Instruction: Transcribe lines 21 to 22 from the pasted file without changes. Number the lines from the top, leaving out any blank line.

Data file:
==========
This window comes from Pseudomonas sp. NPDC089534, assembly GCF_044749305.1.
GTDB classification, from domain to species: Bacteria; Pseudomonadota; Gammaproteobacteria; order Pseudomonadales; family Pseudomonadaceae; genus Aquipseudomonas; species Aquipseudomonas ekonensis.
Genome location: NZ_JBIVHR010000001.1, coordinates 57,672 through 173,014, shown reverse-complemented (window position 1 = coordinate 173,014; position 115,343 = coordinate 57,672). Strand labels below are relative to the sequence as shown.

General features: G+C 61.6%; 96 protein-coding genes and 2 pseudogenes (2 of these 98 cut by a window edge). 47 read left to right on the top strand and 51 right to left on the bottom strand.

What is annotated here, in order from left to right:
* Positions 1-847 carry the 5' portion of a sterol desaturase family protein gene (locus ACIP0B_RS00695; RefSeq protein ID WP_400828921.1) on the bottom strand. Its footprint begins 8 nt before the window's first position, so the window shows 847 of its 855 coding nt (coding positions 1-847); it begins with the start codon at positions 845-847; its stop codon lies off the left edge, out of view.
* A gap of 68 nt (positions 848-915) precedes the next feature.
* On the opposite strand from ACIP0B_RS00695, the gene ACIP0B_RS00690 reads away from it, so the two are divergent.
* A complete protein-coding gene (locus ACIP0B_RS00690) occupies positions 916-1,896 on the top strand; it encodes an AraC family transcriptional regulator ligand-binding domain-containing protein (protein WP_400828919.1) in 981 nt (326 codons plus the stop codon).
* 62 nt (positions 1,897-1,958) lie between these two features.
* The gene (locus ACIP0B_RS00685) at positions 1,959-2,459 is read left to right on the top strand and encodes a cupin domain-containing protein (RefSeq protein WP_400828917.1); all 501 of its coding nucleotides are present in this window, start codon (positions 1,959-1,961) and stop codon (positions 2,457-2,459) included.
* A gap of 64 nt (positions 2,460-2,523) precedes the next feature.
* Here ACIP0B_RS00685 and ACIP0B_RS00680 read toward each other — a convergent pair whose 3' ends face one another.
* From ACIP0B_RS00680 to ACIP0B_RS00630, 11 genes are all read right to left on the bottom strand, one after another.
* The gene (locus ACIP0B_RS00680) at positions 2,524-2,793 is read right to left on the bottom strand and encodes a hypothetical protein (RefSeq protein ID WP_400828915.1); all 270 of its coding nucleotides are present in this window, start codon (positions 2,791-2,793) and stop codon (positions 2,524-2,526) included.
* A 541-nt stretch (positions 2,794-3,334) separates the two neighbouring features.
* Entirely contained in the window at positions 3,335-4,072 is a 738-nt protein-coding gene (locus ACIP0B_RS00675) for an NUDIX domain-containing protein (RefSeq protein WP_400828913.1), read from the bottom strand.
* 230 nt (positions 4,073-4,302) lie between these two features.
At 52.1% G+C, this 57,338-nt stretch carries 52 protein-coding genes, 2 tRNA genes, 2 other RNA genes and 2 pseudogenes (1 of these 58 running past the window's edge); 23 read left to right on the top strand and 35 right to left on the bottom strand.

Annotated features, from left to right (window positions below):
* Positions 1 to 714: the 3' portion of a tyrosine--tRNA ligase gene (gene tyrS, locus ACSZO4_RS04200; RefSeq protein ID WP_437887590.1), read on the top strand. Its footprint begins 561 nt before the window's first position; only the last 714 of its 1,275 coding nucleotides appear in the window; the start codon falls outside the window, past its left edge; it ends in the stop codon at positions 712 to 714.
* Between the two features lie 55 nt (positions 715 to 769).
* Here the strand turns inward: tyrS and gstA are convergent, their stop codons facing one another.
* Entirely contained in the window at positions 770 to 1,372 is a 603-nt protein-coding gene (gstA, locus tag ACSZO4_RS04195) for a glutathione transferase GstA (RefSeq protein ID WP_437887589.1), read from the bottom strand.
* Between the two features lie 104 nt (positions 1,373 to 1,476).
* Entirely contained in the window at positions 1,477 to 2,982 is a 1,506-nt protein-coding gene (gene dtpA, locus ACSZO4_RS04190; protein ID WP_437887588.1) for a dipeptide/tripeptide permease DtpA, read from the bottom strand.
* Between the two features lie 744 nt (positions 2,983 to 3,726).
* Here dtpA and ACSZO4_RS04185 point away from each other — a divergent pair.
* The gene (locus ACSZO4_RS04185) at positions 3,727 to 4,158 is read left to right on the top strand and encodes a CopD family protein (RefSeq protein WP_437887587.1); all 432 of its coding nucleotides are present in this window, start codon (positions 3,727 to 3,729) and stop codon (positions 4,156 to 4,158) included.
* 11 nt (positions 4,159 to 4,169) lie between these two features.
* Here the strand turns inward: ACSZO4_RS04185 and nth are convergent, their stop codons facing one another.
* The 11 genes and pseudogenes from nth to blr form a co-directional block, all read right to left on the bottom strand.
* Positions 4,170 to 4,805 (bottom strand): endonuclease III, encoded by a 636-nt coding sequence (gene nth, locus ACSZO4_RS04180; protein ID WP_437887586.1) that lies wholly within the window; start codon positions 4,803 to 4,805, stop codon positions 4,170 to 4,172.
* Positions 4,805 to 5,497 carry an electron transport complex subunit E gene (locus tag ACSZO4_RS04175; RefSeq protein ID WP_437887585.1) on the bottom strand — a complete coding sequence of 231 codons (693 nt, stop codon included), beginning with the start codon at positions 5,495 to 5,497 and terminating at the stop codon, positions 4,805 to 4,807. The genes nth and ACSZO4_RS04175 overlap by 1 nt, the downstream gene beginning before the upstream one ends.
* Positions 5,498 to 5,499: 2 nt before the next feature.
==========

* Positions 1 to 714: the 3' portion of a tyrosine--tRNA ligase gene (gene tyrS, locus ACSZO4_RS04200; RefSeq protein ID WP_437887590.1), read on the top strand. Its footprint begins 561 nt before the window's first position; only the last 714 of its 1,275 coding nucleotides appear in the window; the start codon falls outside the window, past its left edge; it ends in the stop codon at positions 712 to 714.
* Between the two features lie 55 nt (positions 715 to 769).